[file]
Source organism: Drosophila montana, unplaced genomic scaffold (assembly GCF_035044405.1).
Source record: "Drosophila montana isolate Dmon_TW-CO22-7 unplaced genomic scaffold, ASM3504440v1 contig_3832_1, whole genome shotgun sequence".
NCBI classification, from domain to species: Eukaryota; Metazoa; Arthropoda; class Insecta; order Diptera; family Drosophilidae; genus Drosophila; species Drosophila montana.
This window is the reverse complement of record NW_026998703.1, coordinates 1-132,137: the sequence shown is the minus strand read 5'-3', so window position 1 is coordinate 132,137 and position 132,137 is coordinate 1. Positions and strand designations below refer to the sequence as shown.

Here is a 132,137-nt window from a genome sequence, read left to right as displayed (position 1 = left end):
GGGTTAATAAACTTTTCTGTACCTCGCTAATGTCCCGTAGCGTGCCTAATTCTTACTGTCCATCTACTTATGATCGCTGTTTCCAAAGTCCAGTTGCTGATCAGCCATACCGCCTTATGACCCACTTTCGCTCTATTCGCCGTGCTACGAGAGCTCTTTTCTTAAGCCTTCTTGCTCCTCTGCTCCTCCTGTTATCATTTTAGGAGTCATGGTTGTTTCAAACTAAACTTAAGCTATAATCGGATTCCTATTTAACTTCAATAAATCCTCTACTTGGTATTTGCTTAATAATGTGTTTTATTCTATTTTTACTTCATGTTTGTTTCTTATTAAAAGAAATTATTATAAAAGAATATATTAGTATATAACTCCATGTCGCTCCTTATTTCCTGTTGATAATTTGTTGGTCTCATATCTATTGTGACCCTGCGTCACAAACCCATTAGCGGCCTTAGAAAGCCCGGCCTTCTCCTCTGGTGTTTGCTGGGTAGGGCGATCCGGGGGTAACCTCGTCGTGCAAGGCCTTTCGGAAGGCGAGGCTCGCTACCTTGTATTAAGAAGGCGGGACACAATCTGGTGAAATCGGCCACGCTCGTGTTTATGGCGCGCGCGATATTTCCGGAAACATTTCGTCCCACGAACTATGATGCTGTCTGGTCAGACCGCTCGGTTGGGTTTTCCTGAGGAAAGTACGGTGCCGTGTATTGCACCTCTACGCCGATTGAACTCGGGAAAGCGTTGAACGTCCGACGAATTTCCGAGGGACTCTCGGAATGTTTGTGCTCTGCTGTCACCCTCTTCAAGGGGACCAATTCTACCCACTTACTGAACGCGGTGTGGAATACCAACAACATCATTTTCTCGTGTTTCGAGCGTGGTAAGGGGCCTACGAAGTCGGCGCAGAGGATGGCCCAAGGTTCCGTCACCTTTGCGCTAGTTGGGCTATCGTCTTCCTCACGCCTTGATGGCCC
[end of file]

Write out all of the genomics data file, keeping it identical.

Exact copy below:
Source organism: Drosophila montana, unplaced genomic scaffold (assembly GCF_035044405.1).
Source record: "Drosophila montana isolate Dmon_TW-CO22-7 unplaced genomic scaffold, ASM3504440v1 contig_3832_1, whole genome shotgun sequence".
NCBI classification, from domain to species: Eukaryota; Metazoa; Arthropoda; class Insecta; order Diptera; family Drosophilidae; genus Drosophila; species Drosophila montana.
This window is the reverse complement of record NW_026998703.1, coordinates 1-132,137: the sequence shown is the minus strand read 5'-3', so window position 1 is coordinate 132,137 and position 132,137 is coordinate 1. Positions and strand designations below refer to the sequence as shown.

Here is a 132,137-nt window from a genome sequence, read left to right as displayed (position 1 = left end):
GGGTTAATAAACTTTTCTGTACCTCGCTAATGTCCCGTAGCGTGCCTAATTCTTACTGTCCATCTACTTATGATCGCTGTTTCCAAAGTCCAGTTGCTGATCAGCCATACCGCCTTATGACCCACTTTCGCTCTATTCGCCGTGCTACGAGAGCTCTTTTCTTAAGCCTTCTTGCTCCTCTGCTCCTCCTGTTATCATTTTAGGAGTCATGGTTGTTTCAAACTAAACTTAAGCTATAATCGGATTCCTATTTAACTTCAATAAATCCTCTACTTGGTATTTGCTTAATAATGTGTTTTATTCTATTTTTACTTCATGTTTGTTTCTTATTAAAAGAAATTATTATAAAAGAATATATTAGTATATAACTCCATGTCGCTCCTTATTTCCTGTTGATAATTTGTTGGTCTCATATCTATTGTGACCCTGCGTCACAAACCCATTAGCGGCCTTAGAAAGCCCGGCCTTCTCCTCTGGTGTTTGCTGGGTAGGGCGATCCGGGGGTAACCTCGTCGTGCAAGGCCTTTCGGAAGGCGAGGCTCGCTACCTTGTATTAAGAAGGCGGGACACAATCTGGTGAAATCGGCCACGCTCGTGTTTATGGCGCGCGCGATATTTCCGGAAACATTTCGTCCCACGAACTATGATGCTGTCTGGTCAGACCGCTCGGTTGGGTTTTCCTGAGGAAAGTACGGTGCCGTGTATTGCACCTCTACGCCGATTGAACTCGGGAAAGCGTTGAACGTCCGACGAATTTCCGAGGGACTCTCGGAATGTTTGTGCTCTGCTGTCACCCTCTTCAAGGGGACCAATTCTACCCACTTACTGAACGCGGTGTGGAATACCAACAACATCATTTTCTCGTGTTTCGAGCGTGGTAAGGGGCCTACGAAGTCGGCGCAGAGGATGGCCCAAGGTTCCGTCACCTTTGCGCTAGTTGGGCTATCGTCTTCCTCACGCCTTGATGGCCC